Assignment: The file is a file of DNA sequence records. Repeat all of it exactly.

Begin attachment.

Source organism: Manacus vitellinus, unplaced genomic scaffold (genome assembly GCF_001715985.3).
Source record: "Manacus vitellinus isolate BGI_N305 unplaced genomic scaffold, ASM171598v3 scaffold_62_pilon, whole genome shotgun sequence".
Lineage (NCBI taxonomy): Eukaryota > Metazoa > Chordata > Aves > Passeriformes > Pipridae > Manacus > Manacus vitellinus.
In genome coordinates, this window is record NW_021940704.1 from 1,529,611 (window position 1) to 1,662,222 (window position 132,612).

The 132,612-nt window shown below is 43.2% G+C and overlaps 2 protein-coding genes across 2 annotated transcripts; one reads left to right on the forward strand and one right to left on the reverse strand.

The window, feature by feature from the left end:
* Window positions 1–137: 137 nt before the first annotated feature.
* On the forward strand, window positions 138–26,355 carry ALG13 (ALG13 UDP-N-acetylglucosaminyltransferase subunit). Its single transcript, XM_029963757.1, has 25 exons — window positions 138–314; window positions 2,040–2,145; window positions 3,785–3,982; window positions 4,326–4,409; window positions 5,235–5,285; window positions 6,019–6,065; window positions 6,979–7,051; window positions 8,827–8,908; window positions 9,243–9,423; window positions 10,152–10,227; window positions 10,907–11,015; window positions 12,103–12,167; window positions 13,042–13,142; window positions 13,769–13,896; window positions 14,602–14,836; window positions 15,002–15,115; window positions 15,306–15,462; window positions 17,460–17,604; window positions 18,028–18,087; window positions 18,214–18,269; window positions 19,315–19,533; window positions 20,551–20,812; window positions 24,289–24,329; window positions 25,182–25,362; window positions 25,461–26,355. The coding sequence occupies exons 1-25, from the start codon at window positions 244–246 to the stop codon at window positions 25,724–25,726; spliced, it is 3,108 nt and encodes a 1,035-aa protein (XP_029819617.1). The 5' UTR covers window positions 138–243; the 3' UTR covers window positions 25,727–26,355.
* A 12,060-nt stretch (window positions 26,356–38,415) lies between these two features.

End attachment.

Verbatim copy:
Source organism: Manacus vitellinus, unplaced genomic scaffold (genome assembly GCF_001715985.3).
Source record: "Manacus vitellinus isolate BGI_N305 unplaced genomic scaffold, ASM171598v3 scaffold_62_pilon, whole genome shotgun sequence".
Lineage (NCBI taxonomy): Eukaryota > Metazoa > Chordata > Aves > Passeriformes > Pipridae > Manacus > Manacus vitellinus.
In genome coordinates, this window is record NW_021940704.1 from 1,529,611 (window position 1) to 1,662,222 (window position 132,612).

The 132,612-nt window shown below is 43.2% G+C and overlaps 2 protein-coding genes across 2 annotated transcripts; one reads left to right on the forward strand and one right to left on the reverse strand.

The window, feature by feature from the left end:
* Window positions 1–137: 137 nt before the first annotated feature.
* On the forward strand, window positions 138–26,355 carry ALG13 (ALG13 UDP-N-acetylglucosaminyltransferase subunit). Its single transcript, XM_029963757.1, has 25 exons — window positions 138–314; window positions 2,040–2,145; window positions 3,785–3,982; window positions 4,326–4,409; window positions 5,235–5,285; window positions 6,019–6,065; window positions 6,979–7,051; window positions 8,827–8,908; window positions 9,243–9,423; window positions 10,152–10,227; window positions 10,907–11,015; window positions 12,103–12,167; window positions 13,042–13,142; window positions 13,769–13,896; window positions 14,602–14,836; window positions 15,002–15,115; window positions 15,306–15,462; window positions 17,460–17,604; window positions 18,028–18,087; window positions 18,214–18,269; window positions 19,315–19,533; window positions 20,551–20,812; window positions 24,289–24,329; window positions 25,182–25,362; window positions 25,461–26,355. The coding sequence occupies exons 1-25, from the start codon at window positions 244–246 to the stop codon at window positions 25,724–25,726; spliced, it is 3,108 nt and encodes a 1,035-aa protein (XP_029819617.1). The 5' UTR covers window positions 138–243; the 3' UTR covers window positions 25,727–26,355.
* A 12,060-nt stretch (window positions 26,356–38,415) lies between these two features.